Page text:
The Encinitas City Council voted 4 to 1 on Aug. 8 to approve its long-debated and frequently modified Housing Element and put it before voters at the Nov. 6 election.
During deliberations, Deputy Mayor Joe Mosca explained that while the plan was not perfect, it offered the city a solution moving forward. The majority of Mosca’s fellow council members expressed similar sentiments, but Tasha Boerner Horvath could not endorse it.
The councilwoman said that while she was “very disappointed because we have a housing crisis” to address, she could not vote for a plan that kept the controversial Clark site (also referred to as Meyer, AD31 and #19) on the proposed list of properties to develop.
Boerner Horvath told the crowded room that the Housing Element planning process had been “hijacked in April” with the removal of the city-owned site known as L-7, and the addition of properties like the Clark one. Her comments were met with applause.
Many residents showed up again to Wednesday’s meeting to express their dismay at how the council could possibly consider putting 163 housing units on Clark Avenue, essentially doubling the number of residences in a land-locked neighborhood of narrow streets.
The council, however, could not remove or add sites to the Housing Element if it wished to get a ballot measure filed by the registrar deadline of Aug. 10. The Aug. 8 meeting constituted the second reading of the measure, so any significant changes that went beyond clerical errors would have to go back through the noticing and public-hearing process, according to the city’s outside counsel.
As housing attorney Barbara Kautz pointed out, the city returns to court on Aug. 17 for a status hearing, “the purpose of which is to verify that the city has indeed put the Housing Element on the ballot as it said it would.” The city still faces two lawsuits after being granted a temporary stay by a Vista Superior Court judge on April 30, allowing Encinitas officials more time to put the latest housing plan before voters.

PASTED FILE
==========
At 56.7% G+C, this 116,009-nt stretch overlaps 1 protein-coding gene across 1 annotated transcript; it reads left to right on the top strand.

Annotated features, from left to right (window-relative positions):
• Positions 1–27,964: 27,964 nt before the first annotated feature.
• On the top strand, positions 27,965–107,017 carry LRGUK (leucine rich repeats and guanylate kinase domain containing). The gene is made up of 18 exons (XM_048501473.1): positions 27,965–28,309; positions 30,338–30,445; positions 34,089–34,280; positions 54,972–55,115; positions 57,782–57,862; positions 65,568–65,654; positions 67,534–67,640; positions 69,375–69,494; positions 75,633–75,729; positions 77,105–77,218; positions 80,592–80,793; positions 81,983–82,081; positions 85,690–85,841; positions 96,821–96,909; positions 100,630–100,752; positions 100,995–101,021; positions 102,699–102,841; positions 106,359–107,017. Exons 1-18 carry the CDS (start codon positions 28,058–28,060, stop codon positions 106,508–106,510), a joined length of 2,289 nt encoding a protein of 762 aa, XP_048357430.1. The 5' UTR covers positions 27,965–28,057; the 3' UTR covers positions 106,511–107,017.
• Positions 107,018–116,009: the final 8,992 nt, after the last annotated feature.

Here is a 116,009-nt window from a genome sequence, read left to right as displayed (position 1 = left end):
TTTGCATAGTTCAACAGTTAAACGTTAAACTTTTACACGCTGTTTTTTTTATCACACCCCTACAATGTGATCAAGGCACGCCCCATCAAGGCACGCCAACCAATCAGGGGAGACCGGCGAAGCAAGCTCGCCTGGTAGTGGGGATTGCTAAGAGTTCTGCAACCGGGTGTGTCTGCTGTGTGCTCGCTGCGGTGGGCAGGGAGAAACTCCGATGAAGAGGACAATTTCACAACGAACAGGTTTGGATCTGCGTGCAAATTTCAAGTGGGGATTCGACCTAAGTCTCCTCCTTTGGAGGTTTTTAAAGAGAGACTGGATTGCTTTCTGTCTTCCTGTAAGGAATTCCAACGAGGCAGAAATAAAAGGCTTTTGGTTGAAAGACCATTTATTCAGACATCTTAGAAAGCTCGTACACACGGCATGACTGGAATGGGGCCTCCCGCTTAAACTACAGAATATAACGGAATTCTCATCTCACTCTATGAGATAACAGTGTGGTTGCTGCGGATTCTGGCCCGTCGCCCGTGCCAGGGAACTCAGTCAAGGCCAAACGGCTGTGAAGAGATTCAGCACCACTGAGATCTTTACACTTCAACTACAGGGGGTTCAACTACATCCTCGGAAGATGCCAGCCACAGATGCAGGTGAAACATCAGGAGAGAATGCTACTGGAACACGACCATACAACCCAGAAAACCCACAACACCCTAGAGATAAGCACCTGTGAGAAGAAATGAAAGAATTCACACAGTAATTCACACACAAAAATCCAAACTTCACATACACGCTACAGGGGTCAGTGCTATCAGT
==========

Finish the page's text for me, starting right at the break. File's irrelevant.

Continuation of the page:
One public speaker said the April removal of L-7 “showed cowardice by the city” and accused Mosca of going to “the dark side” by voting to support it. He said that in the end, if the current plan passes, “We won’t have created any affordable housing. We’ll just have created high density.”
Mayor Catherine Blakespear said that while certain changes to the Housing Element were “profoundly difficult to come to terms with,” such as L-7 and Clark, the city strove to come up with “the least objectionable plan that the most people could support.” Despite its imperfections and controversies, Blakespear expressed her belief that “the greater good” was to “give voters the chance to weigh in.”
The mayor also expressed her belief that the housing plan is in the “gray area” of compliance with the California Department of Housing and Community Development. Given that one site has now been re-designated as vacant, it appears that the city’s plan meets the new law that at least 50 percent of sites be developed on vacant land. The city put itself in compliance limbo, jeopardizing its pre-certification by the state housing agency, when it voted on June 18 to remove four sites.
Kautz stated her belief that the current plan adheres to state law and that the city is in the process of addressing Housing and Community Development’s concerns via new information and analysis.
As the only city in San Diego County lacking a certified Housing Element — a state-mandated plan that addresses how to provide housing to meet the various income needs of its residents — Encinitas has struggled for years to come up with a legally compliant solution that could get the city out of the court and pass with voters.
While it’s unclear how residents will vote in November, the council chose to take the necessary steps to get out of what Blakespear commonly calls its “penalty box” and toward compliance.